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Tony Hurley

I was born in the docks area of Newport, Monmouthshire, South Wales in 1946. I grew up in a terraced house in Pill (Pillgwently), within walking distance of the Dock Gates. As far as I know, neither of my parents was musical. I was told my Grandfather used to play the mouth organ, but he died before I was born. I had an older cousin, Bryn. He was about 10 or 12 years older, could play the mouth-organ and gave me a Hohner Echo mouth-organ when I was about 6 or 7 years old. I quickly learned to play by ear and remember giving a performance at the local infant’s school before graduating to the junior school at the tender age of 8.

When I was about 9 or 10 I used to make a beeline to play my Godmother’s piano (or try to) whenever we visited her home. Because of this interest, she arranged to have the piano moved to our home and I began music/piano lessons with a very old lady who lived near us - I remember my teacher had only one leg and still used gas lighting in her home. After a year or so she died (hopefully not from my playing) and as the novelty of playing the piano had somehow become a chore, I wasn’t keen on finding another teacher to continue with lessons. Understandably, the piano was returned to my Godmother’s home.

I spent many of my young years in the Boy’s Brigade, and over a period of time played both the bugle and drums at different times in the Boys Brigade Band.

I grew up with rock and roll and despite wanting to play the guitar - just couldn’t afford one, and by the time I could, I seemed to have other interests.

Around the age of 19 or 20 I was invited to join a folk-group, playing harmonica and helping out with vocals. We were a group of 3 young lads and a young lady. The Seekers were very popular in Britain at this time and we copied many of their songs. We were also into the Kingston Trio, Bob Dylan, Donovan, Joan Baez, Pete Seeger, Nancy Whisky, Peter Paul & Mary, Tom Paxton and many others who were popular at that time. We played pubs and clubs in South Wales and it was at this time I started learning a few chords on the guitars that the two guys used to leave in the boot of my car.

After finishing my engineering apprenticeship I moved south to Hampshire in England and I used to borrow my girl-friend’s guitar to play. She didn’t play guitar - so she didn’t mind me borrowing it. We used to go to a local folk-club and I occasionally played there. Soon-after, I joined the Merchant Navy and took the borrowed guitar to sea with me. I had plenty of time to practise. Bought my first 5-string banjo in a second-hand shop in Liverpool, it was an old Windsor Zither Banjo.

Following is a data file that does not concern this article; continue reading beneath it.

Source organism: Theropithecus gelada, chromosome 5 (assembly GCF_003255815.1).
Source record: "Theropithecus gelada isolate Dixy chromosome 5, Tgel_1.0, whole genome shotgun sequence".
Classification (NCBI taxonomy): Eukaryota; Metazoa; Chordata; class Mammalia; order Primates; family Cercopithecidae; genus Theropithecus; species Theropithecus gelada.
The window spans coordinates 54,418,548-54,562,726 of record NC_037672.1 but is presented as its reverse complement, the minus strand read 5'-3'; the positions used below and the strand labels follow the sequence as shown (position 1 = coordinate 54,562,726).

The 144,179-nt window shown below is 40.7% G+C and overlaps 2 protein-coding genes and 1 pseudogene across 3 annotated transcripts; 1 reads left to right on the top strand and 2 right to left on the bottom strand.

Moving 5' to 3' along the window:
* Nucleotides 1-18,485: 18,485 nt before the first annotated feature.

Married in 1969 and my wedding present from my wife was a 12-string guitar. I still have it - although it’s unplayable these days. Well - we didn’t have much money back then. During the early years of marriage I only used to play at home and at the occasional social gathering.

We emigrated from the UK to New Zealand in 1974. By this time we were a family of 4 – Wendy and I, Christopher aged 2 and Michele aged 4 months. NZ introduced me to the beautiful music of the Maori. I fell in love with the wonderful harmonies. We went to many barbecues and hangis and there were always several guitars and many beautiful voices blended in subtle harmonies that just carried me away. While we were in NZ music was never far away.

We emigrated again in 1980 - across the Tasman to Brisbane, Australia. In those early years, after arriving in Australia, we were so busy becoming established in our new home-land that music again took a back seat. But eventually the interest re-surfaced. I had sold my old Windsor banjo in NZ and bought an Epiphone 6 string acoustic guitar. I bought myself another banjo and became interested in Bluegrass.

As our children grew up we had horses and that led to the local horse-riding club and camp-fire sing-alongs. We seemed to have some event virtually every month, which nearly always culminated around a camp-fire and music. “Australiana” was an obviously popular choice and the lyrics to many of the songs were well known by most.

I started attending a monthly Bluegrass meeting at Ipswich run by Travis Burnell. There I met up with other like-minded people. (Mick, Greg, John, Mal, Mark and many others). I was playing mostly banjo, but the guitar was never far away. I always found the guitar easier to relax with and I also found it offered (me) more choice of music to play. Sometimes I would also use a harness and play the harmonica as well, Donavon style. I enjoyed Irish music and found it was almost impossible to sit still while a lively reel was being played. So “Celtic music” became the music of choice whenever I played. I’ve never been much of a listener - I always want to join in - hence my preference for jam-sessions over performances. I accept that if I listened more my playing might improve - but that’s me.

The first Imbil Music Weekend that I went to happened to be the one after the “inaugural one” - the “2nd Imbil” - and I’ve made sure I haven’t missed one since. This was such an enjoyable weekend and gave me some idea of the many great musicians who lived and jammed in and around South East Queensland. I occasionally went to the Storey Bridge Jam Session but it was a fair drive from my home at Pine Mountain.

We had a great Sunday afternoon session which used to be held at O’Malley’s Irish Bar in the Cecil Hotel in Ipswich and then later at the Squealing Pig, another well-known Ipswich pub.

Our daughter, Michele, seems to have caught the bug, playing guitar, writing, singing and harmonising along. It’s also so good to see our grandchildren getting into the act and enjoying their music.

These days (2012), I don’t look for gigs, in fact I tend to steer clear of them. I just love to sit around and jam with other musicians as often as I can, but have no great yearning to be up on stage.

Tony Hurley